Except for a few of the traders like Rabiu Saadu, 35 (who jettisoned begging along the line to start a small provisions kiosk), none of the beggars send their kids to school, rather the kids led them by hand around to beg in areas as far as Agege, Ikeja, Oshodi and others across Lagos, retiring in the evenings to shanties and empty shops around the railway. The children, approximately 120, live in the area with their parents, both old residents and new arrivals. Like Mohammed Kabir, 14, and brothers Mohammed Adam, 10 and Idris Adam, 12 whose mother Mariam, a mother of seven stays there with them), many of the boys make a living scavenging on ‘Bola Federal’, the gigantic dumpsite nearby while the girls move around with their parents, waiting patiently to be ripe enough for marriage.
Asked what level of support they had received so far from government, the Seriki, Ibrahim who came to Lagos some 30 years ago to resume his begging career, retorted:
‘They never ask after us and we ourselves don’t make demands. Of what use is it anyway? I know they will never respond, so what’s the point asking them for help?’
At Abattoir Market area near Abule-Egba, a nearby settlement, a significant swell in the population could be noticed, especially those of young males who now make a quiet living, tending to herds of cows in the abattoir, clamping down cows, bounding them on rickety wooden carts and herding them for the slaughter slabs daily in exchange for few Naira notes. Or, working as an alabaru (load career), selling fried fish, sugar cane, selling suya (beef kebab), vegetables, fruits, or plying okada (commercial motorcycle). Here, no one speaks of experiences in Boko Haram’s hands, at least not audibly. No questions are asked and no narratives volunteered, and certainly, no psychosocial sessions received. Time perhaps may heal the wounds.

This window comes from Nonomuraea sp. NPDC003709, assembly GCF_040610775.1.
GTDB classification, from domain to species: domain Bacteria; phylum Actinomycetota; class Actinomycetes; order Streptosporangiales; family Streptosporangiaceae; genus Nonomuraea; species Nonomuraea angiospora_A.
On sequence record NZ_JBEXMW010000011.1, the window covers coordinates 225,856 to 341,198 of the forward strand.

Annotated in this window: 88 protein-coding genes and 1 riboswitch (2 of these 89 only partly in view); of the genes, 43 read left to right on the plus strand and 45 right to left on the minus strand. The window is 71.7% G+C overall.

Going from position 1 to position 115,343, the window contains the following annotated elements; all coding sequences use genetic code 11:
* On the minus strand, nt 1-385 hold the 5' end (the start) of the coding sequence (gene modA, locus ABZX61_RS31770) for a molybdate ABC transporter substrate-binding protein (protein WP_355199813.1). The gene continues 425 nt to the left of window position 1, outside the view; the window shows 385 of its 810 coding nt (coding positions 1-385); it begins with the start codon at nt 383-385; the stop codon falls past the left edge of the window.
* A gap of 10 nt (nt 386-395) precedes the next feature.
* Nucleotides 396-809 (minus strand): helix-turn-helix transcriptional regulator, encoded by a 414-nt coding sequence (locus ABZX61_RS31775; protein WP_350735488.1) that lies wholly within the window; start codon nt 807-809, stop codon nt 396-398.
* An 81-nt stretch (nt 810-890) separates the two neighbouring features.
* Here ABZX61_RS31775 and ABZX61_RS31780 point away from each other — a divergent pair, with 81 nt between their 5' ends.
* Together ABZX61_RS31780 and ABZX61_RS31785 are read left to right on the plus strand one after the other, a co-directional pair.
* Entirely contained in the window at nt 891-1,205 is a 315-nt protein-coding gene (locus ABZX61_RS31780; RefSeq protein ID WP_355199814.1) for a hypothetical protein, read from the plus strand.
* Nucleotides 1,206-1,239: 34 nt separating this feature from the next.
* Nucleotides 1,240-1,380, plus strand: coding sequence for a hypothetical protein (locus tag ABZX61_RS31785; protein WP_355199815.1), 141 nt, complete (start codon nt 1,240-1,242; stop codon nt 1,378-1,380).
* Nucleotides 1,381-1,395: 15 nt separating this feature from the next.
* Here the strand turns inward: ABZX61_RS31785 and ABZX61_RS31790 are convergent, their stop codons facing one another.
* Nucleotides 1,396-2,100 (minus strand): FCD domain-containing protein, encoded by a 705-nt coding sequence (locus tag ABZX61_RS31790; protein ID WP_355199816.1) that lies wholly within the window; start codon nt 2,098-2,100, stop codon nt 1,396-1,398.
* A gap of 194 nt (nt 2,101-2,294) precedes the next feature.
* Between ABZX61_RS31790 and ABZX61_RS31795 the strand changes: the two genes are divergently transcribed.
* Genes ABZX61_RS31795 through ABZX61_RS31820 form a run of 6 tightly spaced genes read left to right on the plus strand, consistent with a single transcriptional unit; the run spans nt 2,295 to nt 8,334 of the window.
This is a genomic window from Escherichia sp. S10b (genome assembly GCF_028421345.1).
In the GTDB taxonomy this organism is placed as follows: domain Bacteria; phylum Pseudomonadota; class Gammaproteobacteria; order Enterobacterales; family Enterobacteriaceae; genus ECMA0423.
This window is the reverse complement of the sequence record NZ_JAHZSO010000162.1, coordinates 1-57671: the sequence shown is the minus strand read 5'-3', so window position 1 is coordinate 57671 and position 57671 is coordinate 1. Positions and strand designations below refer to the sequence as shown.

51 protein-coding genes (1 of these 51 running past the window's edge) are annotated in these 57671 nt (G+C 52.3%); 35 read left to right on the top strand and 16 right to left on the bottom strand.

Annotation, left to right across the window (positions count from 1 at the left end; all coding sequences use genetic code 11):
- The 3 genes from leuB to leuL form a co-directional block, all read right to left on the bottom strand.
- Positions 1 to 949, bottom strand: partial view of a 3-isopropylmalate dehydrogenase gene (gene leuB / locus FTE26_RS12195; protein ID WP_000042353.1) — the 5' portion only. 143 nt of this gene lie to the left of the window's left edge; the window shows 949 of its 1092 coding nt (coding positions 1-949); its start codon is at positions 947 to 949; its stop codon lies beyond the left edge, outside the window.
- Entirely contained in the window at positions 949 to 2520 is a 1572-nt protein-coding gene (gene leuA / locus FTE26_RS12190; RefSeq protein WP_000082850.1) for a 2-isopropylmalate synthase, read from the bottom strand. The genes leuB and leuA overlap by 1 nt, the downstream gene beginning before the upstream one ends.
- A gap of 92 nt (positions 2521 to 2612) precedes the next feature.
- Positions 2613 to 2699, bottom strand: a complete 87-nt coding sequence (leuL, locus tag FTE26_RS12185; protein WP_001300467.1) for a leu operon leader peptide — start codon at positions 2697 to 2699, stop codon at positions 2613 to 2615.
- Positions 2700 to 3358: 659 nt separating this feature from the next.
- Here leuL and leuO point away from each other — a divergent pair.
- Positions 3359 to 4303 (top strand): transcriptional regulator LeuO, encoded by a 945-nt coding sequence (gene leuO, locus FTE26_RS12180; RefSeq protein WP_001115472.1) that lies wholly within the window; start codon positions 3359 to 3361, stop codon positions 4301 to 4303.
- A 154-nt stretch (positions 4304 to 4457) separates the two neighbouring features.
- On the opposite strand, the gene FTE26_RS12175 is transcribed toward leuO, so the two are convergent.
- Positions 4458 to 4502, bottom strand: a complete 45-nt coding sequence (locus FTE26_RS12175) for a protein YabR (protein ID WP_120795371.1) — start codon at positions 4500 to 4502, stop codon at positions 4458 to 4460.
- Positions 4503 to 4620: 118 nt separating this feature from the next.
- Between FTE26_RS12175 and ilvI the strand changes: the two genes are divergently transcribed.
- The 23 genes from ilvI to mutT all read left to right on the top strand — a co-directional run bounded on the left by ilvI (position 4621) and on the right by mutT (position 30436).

Joseph and other unaccompanied boys from the North East
On the run from terrorists, out of school: four accompanied boys from Chibok.
Children in dire strait
For most children caught up in the insurgency and who have had to be brought to places outside the North, life is tough, except in some cases, interventions by religious organisations and kind-hearted individuals. House of Recab, a privately run home for displaced children in Jos, hosts 289 of such, mostly orphaned by the Boko Haram insurgency in the North East farther down, or from repeated attacks by Fulani herdsmen on Plateau villages, an offshoot of lingering inter-communal clashes between indigenes and settlers over lands and grazing rights. Another is the International Christian Centre run by a missionary, Pastor Solomon Folorunsho, sited in a forest in Edo State and housing more than 1, 000 children displaced or orphaned by the insurgency. A move by the state government to relocate them to an uncertain North earlier in the year caused public outcry and led to cancellation of the plan. The state governor, Adams Oshiomhole, in apparent show of damage control, visited the centre with loads of gifts for the children and promised elaborate support for them (including the donation of five cows, food stuffs, rebuilding of the ramshackle classrooms and other facilities there among others) and have since redeemed some of them. So far, only 122 of them were recently reunited with their parents.
Yet, for many children such as one year and seven month-old Michelle as well as her mother ,Yosina who originate from the North, the traditionally inviting practice of spending Christmases in the village seems more of a non-issue this year.
Dauda Yakubu from Chibok with his family: ‘Doubters of Chibok girls’ abduction saga are wicked, one of them Sunanta is my niece’.
Mrs. Abah, a journalist and child’s rights activist, contributed this report from Lagos.